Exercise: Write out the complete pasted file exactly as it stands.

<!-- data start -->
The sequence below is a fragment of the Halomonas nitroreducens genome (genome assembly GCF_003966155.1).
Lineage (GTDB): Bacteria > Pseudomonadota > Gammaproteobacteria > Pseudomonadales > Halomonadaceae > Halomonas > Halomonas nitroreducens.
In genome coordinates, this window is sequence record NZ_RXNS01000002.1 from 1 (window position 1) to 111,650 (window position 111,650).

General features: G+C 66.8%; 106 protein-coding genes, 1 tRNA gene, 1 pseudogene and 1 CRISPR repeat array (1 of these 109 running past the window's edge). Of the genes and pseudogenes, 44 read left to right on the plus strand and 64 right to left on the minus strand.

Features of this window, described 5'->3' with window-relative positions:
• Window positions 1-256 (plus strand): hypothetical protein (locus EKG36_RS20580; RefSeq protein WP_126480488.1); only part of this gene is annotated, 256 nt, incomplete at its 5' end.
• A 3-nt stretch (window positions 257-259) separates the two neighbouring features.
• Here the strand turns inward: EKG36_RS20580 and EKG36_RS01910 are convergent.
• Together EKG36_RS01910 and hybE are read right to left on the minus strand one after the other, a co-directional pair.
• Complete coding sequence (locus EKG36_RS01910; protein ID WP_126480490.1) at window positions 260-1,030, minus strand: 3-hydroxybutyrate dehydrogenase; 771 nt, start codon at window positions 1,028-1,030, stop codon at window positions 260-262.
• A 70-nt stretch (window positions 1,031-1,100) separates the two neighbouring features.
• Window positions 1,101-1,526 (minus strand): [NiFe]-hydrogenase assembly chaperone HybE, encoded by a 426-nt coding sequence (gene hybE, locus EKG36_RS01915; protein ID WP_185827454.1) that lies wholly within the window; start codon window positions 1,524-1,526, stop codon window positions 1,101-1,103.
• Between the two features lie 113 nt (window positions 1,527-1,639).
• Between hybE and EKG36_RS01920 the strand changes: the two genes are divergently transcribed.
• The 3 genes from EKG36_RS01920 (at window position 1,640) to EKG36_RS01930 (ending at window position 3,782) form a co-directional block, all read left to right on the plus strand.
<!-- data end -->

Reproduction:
The sequence below is a fragment of the Halomonas nitroreducens genome (genome assembly GCF_003966155.1).
Lineage (GTDB): Bacteria > Pseudomonadota > Gammaproteobacteria > Pseudomonadales > Halomonadaceae > Halomonas > Halomonas nitroreducens.
In genome coordinates, this window is sequence record NZ_RXNS01000002.1 from 1 (window position 1) to 111,650 (window position 111,650).

General features: G+C 66.8%; 106 protein-coding genes, 1 tRNA gene, 1 pseudogene and 1 CRISPR repeat array (1 of these 109 running past the window's edge). Of the genes and pseudogenes, 44 read left to right on the plus strand and 64 right to left on the minus strand.

Features of this window, described 5'->3' with window-relative positions:
• Window positions 1-256 (plus strand): hypothetical protein (locus EKG36_RS20580; RefSeq protein WP_126480488.1); only part of this gene is annotated, 256 nt, incomplete at its 5' end.
• A 3-nt stretch (window positions 257-259) separates the two neighbouring features.
• Here the strand turns inward: EKG36_RS20580 and EKG36_RS01910 are convergent.
• Together EKG36_RS01910 and hybE are read right to left on the minus strand one after the other, a co-directional pair.
• Complete coding sequence (locus EKG36_RS01910; protein ID WP_126480490.1) at window positions 260-1,030, minus strand: 3-hydroxybutyrate dehydrogenase; 771 nt, start codon at window positions 1,028-1,030, stop codon at window positions 260-262.
• A 70-nt stretch (window positions 1,031-1,100) separates the two neighbouring features.
• Window positions 1,101-1,526 (minus strand): [NiFe]-hydrogenase assembly chaperone HybE, encoded by a 426-nt coding sequence (gene hybE, locus EKG36_RS01915; protein ID WP_185827454.1) that lies wholly within the window; start codon window positions 1,524-1,526, stop codon window positions 1,101-1,103.
• Between the two features lie 113 nt (window positions 1,527-1,639).
• Between hybE and EKG36_RS01920 the strand changes: the two genes are divergently transcribed.
• The 3 genes from EKG36_RS01920 (at window position 1,640) to EKG36_RS01930 (ending at window position 3,782) form a co-directional block, all read left to right on the plus strand.